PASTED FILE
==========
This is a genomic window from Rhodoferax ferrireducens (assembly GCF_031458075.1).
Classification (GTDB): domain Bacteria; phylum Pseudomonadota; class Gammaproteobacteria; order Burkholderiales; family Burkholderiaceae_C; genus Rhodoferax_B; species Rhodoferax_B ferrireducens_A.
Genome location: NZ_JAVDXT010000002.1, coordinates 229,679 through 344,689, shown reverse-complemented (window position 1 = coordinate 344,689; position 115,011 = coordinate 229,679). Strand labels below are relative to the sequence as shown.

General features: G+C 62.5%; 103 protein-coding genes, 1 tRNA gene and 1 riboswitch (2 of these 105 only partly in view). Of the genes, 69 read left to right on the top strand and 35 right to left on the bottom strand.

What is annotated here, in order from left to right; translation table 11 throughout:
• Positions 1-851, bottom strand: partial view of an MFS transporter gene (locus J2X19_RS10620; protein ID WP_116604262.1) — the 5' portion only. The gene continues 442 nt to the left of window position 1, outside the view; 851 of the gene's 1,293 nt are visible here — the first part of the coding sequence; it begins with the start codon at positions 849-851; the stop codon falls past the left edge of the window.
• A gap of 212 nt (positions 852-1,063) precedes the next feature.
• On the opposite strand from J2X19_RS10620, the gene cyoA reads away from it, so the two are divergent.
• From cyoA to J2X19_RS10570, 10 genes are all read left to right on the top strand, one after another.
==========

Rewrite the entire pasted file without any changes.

This is a genomic window from Rhodoferax ferrireducens (assembly GCF_031458075.1).
Classification (GTDB): domain Bacteria; phylum Pseudomonadota; class Gammaproteobacteria; order Burkholderiales; family Burkholderiaceae_C; genus Rhodoferax_B; species Rhodoferax_B ferrireducens_A.
Genome location: NZ_JAVDXT010000002.1, coordinates 229,679 through 344,689, shown reverse-complemented (window position 1 = coordinate 344,689; position 115,011 = coordinate 229,679). Strand labels below are relative to the sequence as shown.

General features: G+C 62.5%; 103 protein-coding genes, 1 tRNA gene and 1 riboswitch (2 of these 105 only partly in view). Of the genes, 69 read left to right on the top strand and 35 right to left on the bottom strand.

What is annotated here, in order from left to right; translation table 11 throughout:
• Positions 1-851, bottom strand: partial view of an MFS transporter gene (locus J2X19_RS10620; protein ID WP_116604262.1) — the 5' portion only. The gene continues 442 nt to the left of window position 1, outside the view; 851 of the gene's 1,293 nt are visible here — the first part of the coding sequence; it begins with the start codon at positions 849-851; the stop codon falls past the left edge of the window.
• A gap of 212 nt (positions 852-1,063) precedes the next feature.
• On the opposite strand from J2X19_RS10620, the gene cyoA reads away from it, so the two are divergent.
• From cyoA to J2X19_RS10570, 10 genes are all read left to right on the top strand, one after another.